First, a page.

And the numbers show that only mild changes occur. Almost next to nothing. And, of course, think of smaller populations of animals throughout the world. How did these possibly evolve?

      He was laughed at again. Told he didn't know what he was talking about.

      And now Summers' paper demonstrates that CR is NOT POSSIBLE without AT LEAST TWO SPECIFIC MUTATIONS! The purpose of the 'caps' is to help you to 'focus like a laser' on the true issue at hand. This paper CONFIRMS Behe's surmise that the malarial parasite, because of the difficulty it has in developing CR is required to "find" TWO mutations, not just ONE. This has now been demonstrated.

      Behe was right. The Darwinists were wrong. Do we hear any apologies?

      No.

      Do we see people changing their views? No.
      Do we see people changing their minds? NO.

      The LHC smashed protons together at such high energies that they could explore particles of very high energy=very high mass. String Theory posits particles of very high mass, so high, in fact, that we hadn't discovered them before the LHC got up to its high energies. But now, even at these high energies, or, equivalently, these high masses, no new particles have been detected.

      Now, the scientific approach would be to say that theory has been severely undermined. Instead---in the field of physics, not biology---in a field that lends itself to exactitude, excuses are now being offered as to why these particles were not detected.

      Eventually, the string theorists will have to give up. And so, too, the Darwinists.

      Behe, per the Darwinian imagination, should not have come up with the numbers and findings that he did. Instead of changing your views, you heap scorn on the "messenger."

      Alas.

      No one has said anything here that takes away from the import of

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    30. I mangled the last sentence in the third paragraph. It should read:

      Per what we see happening in the malarial parasite, any change to the chimp genome that required not 'one' step, but 'two' steps (i.e., two mutations" occurring in one organism in the population at the same time) then not even ONE such change has occurred.

      BTW, if you say that "no" 'two-step' changes need take place, then, given enough time, there is NOTHING preventing a chimp from becoming a gorilla, or a human to start becoming a chimp.

      I don't know about you, but I don't see anything like that happening.

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    31. Lino says: And now Summers' paper demonstrates that CR is NOT POSSIBLE without AT LEAST TWO SPECIFIC MUTATIONS! ...This paper CONFIRMS Behe's surmise that the malarial parasite, because of the difficulty it has in developing CR is required to "find" TWO mutations, not just ONE. This has now been demonstrated.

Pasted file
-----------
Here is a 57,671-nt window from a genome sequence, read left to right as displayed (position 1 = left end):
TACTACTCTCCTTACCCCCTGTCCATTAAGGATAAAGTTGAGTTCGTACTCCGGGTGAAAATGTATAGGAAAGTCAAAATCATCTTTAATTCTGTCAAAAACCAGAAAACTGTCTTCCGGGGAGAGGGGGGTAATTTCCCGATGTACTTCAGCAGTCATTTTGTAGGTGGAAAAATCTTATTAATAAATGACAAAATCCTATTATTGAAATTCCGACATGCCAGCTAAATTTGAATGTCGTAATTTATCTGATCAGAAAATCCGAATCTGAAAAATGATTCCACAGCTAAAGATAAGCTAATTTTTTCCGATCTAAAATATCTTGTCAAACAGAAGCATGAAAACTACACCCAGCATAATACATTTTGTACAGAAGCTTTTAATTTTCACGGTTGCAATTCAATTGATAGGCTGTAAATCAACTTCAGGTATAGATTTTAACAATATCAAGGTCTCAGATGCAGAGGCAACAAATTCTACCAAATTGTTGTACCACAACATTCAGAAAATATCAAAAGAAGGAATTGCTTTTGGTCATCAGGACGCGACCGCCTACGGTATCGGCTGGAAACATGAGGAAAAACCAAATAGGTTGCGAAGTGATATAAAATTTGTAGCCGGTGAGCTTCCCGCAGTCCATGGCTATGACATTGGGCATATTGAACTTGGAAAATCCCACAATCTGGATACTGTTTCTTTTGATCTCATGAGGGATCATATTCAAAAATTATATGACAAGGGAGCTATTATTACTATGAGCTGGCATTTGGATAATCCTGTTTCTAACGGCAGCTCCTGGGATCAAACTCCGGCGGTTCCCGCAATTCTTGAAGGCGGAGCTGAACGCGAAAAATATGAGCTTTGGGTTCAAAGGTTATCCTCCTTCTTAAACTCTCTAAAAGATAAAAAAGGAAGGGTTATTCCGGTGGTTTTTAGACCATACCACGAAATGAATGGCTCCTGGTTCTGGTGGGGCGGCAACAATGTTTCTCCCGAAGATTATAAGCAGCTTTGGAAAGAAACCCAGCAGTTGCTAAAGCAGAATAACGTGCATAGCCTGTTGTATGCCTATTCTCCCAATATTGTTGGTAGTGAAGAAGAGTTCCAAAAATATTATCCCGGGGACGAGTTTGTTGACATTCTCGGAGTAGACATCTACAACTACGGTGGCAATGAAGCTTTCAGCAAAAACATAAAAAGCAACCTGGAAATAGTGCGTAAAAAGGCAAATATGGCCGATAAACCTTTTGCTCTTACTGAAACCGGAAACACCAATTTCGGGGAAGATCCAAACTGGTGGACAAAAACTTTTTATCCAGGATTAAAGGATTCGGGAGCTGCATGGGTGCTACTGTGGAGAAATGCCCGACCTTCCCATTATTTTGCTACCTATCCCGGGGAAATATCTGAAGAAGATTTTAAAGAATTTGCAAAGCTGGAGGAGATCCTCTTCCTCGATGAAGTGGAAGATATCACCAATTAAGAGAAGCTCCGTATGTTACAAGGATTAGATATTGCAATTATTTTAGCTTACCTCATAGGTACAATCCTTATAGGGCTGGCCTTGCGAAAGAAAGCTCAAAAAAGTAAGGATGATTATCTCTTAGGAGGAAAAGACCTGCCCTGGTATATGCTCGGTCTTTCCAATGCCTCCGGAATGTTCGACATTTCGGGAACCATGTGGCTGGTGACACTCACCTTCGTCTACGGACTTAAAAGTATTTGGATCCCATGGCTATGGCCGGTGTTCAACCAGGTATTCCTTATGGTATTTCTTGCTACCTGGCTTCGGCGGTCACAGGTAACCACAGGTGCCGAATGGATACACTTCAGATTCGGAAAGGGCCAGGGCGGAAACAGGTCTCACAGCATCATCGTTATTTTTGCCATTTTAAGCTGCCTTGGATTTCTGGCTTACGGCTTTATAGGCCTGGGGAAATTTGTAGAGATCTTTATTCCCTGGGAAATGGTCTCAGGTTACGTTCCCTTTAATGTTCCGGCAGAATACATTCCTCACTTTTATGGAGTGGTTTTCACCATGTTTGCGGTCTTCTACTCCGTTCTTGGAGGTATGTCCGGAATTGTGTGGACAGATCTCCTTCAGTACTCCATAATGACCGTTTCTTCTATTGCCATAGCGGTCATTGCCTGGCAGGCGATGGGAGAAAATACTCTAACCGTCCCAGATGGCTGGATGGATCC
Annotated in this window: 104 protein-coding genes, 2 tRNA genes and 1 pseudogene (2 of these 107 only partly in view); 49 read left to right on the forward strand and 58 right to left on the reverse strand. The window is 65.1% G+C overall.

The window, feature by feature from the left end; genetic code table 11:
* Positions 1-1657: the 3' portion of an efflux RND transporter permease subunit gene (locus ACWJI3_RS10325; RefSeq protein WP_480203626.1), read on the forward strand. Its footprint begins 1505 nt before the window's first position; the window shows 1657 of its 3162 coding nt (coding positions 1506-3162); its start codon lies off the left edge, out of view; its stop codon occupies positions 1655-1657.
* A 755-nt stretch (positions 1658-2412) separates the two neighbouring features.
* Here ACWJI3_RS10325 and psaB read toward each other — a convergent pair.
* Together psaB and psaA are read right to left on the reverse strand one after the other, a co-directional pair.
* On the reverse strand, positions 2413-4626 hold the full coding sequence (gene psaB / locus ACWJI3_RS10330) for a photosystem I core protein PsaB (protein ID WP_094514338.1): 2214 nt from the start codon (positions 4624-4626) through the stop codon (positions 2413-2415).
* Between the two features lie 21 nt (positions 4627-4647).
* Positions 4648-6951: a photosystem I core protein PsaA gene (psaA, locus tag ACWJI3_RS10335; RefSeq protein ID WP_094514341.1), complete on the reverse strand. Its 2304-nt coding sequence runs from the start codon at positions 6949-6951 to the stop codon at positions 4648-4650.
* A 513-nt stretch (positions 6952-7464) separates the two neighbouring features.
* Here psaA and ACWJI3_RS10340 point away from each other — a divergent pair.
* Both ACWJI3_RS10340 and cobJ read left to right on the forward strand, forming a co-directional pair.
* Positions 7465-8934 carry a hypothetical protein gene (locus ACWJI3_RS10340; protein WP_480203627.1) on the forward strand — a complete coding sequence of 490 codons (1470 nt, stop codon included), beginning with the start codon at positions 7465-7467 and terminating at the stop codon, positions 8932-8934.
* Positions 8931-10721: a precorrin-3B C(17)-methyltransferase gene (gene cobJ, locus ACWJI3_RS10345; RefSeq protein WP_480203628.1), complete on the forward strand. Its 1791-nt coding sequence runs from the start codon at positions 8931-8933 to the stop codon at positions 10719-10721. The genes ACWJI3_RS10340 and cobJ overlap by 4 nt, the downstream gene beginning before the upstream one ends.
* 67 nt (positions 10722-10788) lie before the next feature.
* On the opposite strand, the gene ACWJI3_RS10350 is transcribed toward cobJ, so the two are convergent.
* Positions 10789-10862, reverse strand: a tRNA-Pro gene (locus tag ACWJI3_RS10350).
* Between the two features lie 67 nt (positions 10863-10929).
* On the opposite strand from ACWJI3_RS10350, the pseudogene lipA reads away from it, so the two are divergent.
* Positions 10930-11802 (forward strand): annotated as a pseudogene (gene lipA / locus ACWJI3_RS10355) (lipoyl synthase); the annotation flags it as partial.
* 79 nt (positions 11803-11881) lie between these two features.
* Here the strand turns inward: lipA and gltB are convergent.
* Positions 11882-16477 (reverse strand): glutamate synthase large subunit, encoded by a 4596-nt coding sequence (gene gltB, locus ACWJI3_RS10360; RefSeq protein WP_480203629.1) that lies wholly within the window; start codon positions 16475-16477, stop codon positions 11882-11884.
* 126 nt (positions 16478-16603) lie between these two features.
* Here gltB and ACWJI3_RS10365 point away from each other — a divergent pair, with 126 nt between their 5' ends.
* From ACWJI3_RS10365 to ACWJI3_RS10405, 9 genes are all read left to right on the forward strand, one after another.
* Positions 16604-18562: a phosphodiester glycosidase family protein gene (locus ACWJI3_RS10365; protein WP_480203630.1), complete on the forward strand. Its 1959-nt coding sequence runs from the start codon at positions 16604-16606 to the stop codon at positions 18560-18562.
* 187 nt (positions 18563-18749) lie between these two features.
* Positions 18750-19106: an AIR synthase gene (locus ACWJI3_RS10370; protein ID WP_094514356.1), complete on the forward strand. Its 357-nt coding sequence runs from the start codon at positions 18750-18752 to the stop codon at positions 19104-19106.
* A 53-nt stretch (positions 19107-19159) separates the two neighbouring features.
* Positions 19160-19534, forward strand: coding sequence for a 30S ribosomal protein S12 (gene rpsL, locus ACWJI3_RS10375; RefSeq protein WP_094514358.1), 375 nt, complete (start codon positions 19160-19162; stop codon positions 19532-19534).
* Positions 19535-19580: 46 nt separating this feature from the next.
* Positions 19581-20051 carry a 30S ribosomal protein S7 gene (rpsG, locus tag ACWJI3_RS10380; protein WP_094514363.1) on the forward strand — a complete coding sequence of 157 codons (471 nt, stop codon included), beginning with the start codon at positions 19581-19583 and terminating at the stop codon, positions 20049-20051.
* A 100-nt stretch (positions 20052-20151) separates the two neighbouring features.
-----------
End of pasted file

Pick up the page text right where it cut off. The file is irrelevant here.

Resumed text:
Behe was right. The Darwinists were wrong. Do we hear any apologies?"


      Behe should apologize for being dead wrong about this, and everything else he's ever said. No scientist said CR resistance required one mutation! Absurd. The scientists arguing with Behe said it might require two or three or four-- the actual number is four-- and if single mutants were neutral, or slightly deleterious, they could be sequential. Behe said it was two and they had to be simultaneous which means each single mutant had to be lethal.

      He said simultaneous. The mutations were sequential. Behe was wrong, again. Behe also said no protein binding sites had ever evolved nor could evolve because functional sites require multiple simultaneous mutations; and he was immediately smacked down by ERV who pointed out that Vpu evolved a protein-protein binding site, plus it's a gated cation channel and it evolved a Golgi-binding targeting sequence. Scientists piled up example after example of newly evolved protein binding sites. Then there was bovine seminal ribonuclease evolving a protein binding site by changing a single amino acid, and the examples compiled by Grueninger et al. There was the alanine scanning mutagenesis work of James Wells in the 1990's, and affinity maturation of antibodies in the immune system.

      Molecular biologists know how easily functional sites evolve, and they have no reaction to Behe's work except to feel douche chills as he face-plants himself over and over.

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    32. Lino says:
      "But the entire discussion here is one where I assume that the Darwinists want to "limit" the possibilities of the parasite so as to better explain the very limited extent of its final adaptation.

      What am I missing here?"

      You're missing a lot, aaparently. No one is trying to 'limit the possibilities of the parasite'. Quite the contrary, as I mentioned above, many of the limitations you are talking about undermine Behe's calculation. The 'very limited extent' of malaria's adaptation is an assumption og Behe that has zero evidence to support it.

      We have been trying to explain it to you in so many different ways here, that you should not be asking us what you are missing. You should be asking yourself.

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    33. Hilariously, Lino invokes the "Why don't chimps give birth to humans?" argument, one of the dumbest in all the arsenal of creationism:

      "if you say that "no" 'two-step' changes need take place, then, given enough time, there is NOTHING preventing a chimp from becoming a gorilla, or a human to start becoming a chimp."

      This bears no resemblance to evolutionary theory. To which I reply: if your God is real, there's nothing to prevent him from turning humans into chimps.